…the Cougar Club — the all male, all white social club at Brigham Young University in Salt Lake City (blacks were excluded from full membership in the Mormon
church until 1978) — was humming with talk that its president, Mitt Romney, would become the first Mormon president of the United States. “If not Mitt, then
who?” was the ubiquitous slogan within the elite organization. The pious world of BYU was expected to spawn the man who would lead the Mormons into the
White House and fulfill the prophecies of the church’s founder, Joseph Smith Jr., which Romney has avidly sought to realize.
With all this in mind, it’s hard not to look back and wonder . . .
Could Mitt Romney have been intending to run the United States as a Mormon theocratic state, as fortold by his Church’s prophet Joseph Smith?
Would a President Romney have executed the will of the people of the United States, and answered to the people—or would he only answer to God via the hierarchy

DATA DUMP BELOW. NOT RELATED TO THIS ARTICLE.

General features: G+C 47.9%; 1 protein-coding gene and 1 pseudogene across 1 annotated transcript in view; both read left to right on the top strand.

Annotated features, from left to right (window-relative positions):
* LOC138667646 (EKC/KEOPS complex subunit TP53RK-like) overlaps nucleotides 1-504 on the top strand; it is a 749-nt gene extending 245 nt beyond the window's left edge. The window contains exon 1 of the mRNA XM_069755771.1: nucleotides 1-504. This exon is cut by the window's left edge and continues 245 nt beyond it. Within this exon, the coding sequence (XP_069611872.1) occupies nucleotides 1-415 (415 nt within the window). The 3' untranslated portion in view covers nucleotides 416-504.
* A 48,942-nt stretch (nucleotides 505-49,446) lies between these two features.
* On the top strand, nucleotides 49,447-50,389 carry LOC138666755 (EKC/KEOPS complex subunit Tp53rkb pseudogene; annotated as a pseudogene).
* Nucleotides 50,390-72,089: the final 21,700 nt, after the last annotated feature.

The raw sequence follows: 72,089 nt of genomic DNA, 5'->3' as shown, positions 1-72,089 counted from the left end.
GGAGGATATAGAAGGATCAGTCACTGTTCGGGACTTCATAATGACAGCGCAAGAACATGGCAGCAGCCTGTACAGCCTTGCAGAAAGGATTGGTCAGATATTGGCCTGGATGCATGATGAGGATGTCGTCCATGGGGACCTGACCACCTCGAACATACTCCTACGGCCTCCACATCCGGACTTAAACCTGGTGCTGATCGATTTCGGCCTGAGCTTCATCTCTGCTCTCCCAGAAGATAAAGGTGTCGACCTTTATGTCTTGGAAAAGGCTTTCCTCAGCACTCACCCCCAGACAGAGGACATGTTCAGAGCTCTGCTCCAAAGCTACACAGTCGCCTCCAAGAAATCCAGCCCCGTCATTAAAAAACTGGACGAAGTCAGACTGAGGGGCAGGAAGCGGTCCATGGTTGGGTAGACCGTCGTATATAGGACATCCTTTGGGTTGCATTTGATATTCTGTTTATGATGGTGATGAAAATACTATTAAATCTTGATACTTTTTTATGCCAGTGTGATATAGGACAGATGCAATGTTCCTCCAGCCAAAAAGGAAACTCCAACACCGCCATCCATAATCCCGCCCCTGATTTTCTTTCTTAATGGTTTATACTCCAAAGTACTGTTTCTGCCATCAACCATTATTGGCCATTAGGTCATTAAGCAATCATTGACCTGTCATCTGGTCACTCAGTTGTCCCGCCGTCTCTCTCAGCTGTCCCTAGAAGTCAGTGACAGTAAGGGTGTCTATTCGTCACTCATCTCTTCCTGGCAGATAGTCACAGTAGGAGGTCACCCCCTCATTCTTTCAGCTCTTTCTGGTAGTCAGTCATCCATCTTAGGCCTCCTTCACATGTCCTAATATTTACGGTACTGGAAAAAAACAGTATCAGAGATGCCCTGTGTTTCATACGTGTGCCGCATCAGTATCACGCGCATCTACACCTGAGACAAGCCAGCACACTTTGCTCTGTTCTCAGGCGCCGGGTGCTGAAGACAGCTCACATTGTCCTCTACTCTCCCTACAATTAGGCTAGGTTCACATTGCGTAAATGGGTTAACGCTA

of the Mormon Church?
What if a “revelation” or “vision” was received by the current President of the LDS Church (or Prophet), and passed on to ‘President Romney’ as a directive
from God?–would Romney have executed that directive, even if it had gone against the will of the U.S. people, or the World?
Thankfully, this is probably one mystery we’ll never know the answer to . . .
Written by Dustin Naef - MessageToEagle.com Contributor
About the author: Dustin Naef has
been a student of ancient mysteries and the paranormal for as long as he can remember.
He has worked in screenwriting, graphic design and illustration, produced and designed video best-selling games, and is
currently involved in the production of a film documentary and book about the mysteries surrounding Mount Shasta, California.